To which Cnut good-humouredly bawls to his guards, “Take this man out and hang him from the highest tree you can find”.

      General mirth…

      In those days, men were men and treacherous snivelling backstabbing curs got what they deserved.

    • SA

      It was not the only big crime that Blair committed. He presided, together with Brown, in the laissez-faire control of the banks that has led to the crash of 2007-2008, and it would have been within his competence to make sure this did not happen. But New Labour was busy making sure that the filthy rich, as Mandelson called them, would only get richer. Also Blair did not act as an honest broker in being a peace envoy to the ME.

  • Chris Barclay

    The likes of Blair lead the campaign for a second referendum because the EU in its current form is their sort of organisation: undemocratic, bureaucratic and corrupt. At least Nick Clegg is too busy at Facebook helping the US corporate media fight off their critics on social media to get involved.

    My view was that Corbyn missed a trick in 2016. He should have supported the EU on condition that it was fundamentally reformed by a new Treaty. He would now be leading a left-wing populist campaign throughout the EU.

    The 2005 election showed how few Labour voters cared enough about the Iraq War to not vote for the War Criminal. Similarly, on the pro-EU march there would have been a large number of people who like the EU for its lack of democracy and bureaucracy. A self-selecting and self-supporting clique who don’t want to be questioned as to how they spend public funds. People who like the obscurity that quangoes bring. Well paid executives of charities who receive most of their money from the government and whose main function is now to lobby that same government. Employees and directors of financial companies who like the ECB as it is – as unaccountable as the German Government with whom they run the EU. What is remarkable about the pro-EU rallies is how few BAME people they attract despite holding the rally in a city where the BAME population is in the millions.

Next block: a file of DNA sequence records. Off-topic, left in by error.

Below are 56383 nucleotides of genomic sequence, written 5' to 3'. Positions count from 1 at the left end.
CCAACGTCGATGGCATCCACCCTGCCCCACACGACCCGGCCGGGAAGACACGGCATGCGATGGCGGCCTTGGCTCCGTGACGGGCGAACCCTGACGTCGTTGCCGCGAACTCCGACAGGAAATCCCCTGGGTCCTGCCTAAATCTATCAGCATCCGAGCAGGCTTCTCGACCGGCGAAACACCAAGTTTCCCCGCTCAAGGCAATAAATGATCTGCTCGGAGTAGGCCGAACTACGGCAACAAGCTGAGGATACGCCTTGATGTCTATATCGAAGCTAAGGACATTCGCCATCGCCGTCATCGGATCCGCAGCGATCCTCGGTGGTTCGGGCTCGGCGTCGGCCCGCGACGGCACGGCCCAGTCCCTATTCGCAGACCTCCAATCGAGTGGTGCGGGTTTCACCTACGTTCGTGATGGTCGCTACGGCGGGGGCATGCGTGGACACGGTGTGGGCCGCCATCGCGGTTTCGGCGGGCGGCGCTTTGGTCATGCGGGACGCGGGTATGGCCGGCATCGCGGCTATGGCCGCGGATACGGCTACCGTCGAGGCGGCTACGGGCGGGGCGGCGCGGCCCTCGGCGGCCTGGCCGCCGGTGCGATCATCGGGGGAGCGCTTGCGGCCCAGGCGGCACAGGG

• Reg

      The problem is reform of the EU is not a credible position. All major changes to EU treaties require after the qualified majority voting to also be ratified by member countries. Also in the European parliament the countries with the largest population have the largest number of votes, the country with the largest number of votes of any single country in the EU parliament is Germany. Debt is also used by the stronger countries to control the weaker countries. So no reform is going to occur with German opposition, and recent statement by German political leaders indicate no support in the German Political class for reform of the EU that does not include extending control of members budgets by the EU. The Tokias projections of Greece having to run austerity/a primary surplus up to the 2060s and the rejection of the Italian budget by the EU despite the rise of the far right and the fracturing of the EU with right wing populist governments indicate a total inability to reform or learn from history, and any belief in reform of the EU is mere delusion.

      Has evens Macrons limited attempts at EU reform never mind Greek attempts at reform had any success at all? If 10 yrs of economic crisis have not produced any tangible EU reform, nothing will other than its disintegration. How is the support by a opposition leader for a reform agenda that does not exist and has not been defined and has no support in the EU other than countries in debt peonage to the EU credible? The Italian governments opposition to EU imposed austerity having tangible policies such as a social wage and being in power and being the 4th largest economy in the EU is a far more credible leader of opposition to EU imposed austerity than Corbyn who is not even part of the ruling government, (this is not to criticise Corbyn who has been undermined by the neo-liberal pro EU PLP and understands the EU’s limited capacity for reform ). If Corbyn supported such a position, the inevitable failure of such a program would destroy Corbyn’s credibility and leave to door open for the far right.

      Here is a copy of the Lisbon Treaty, read it and tell me the mechanism by which this can be reformed without German support, never mind unanimity?

      http://en.euabc.com/upload/books/lisbon-treaty-3edition.pdf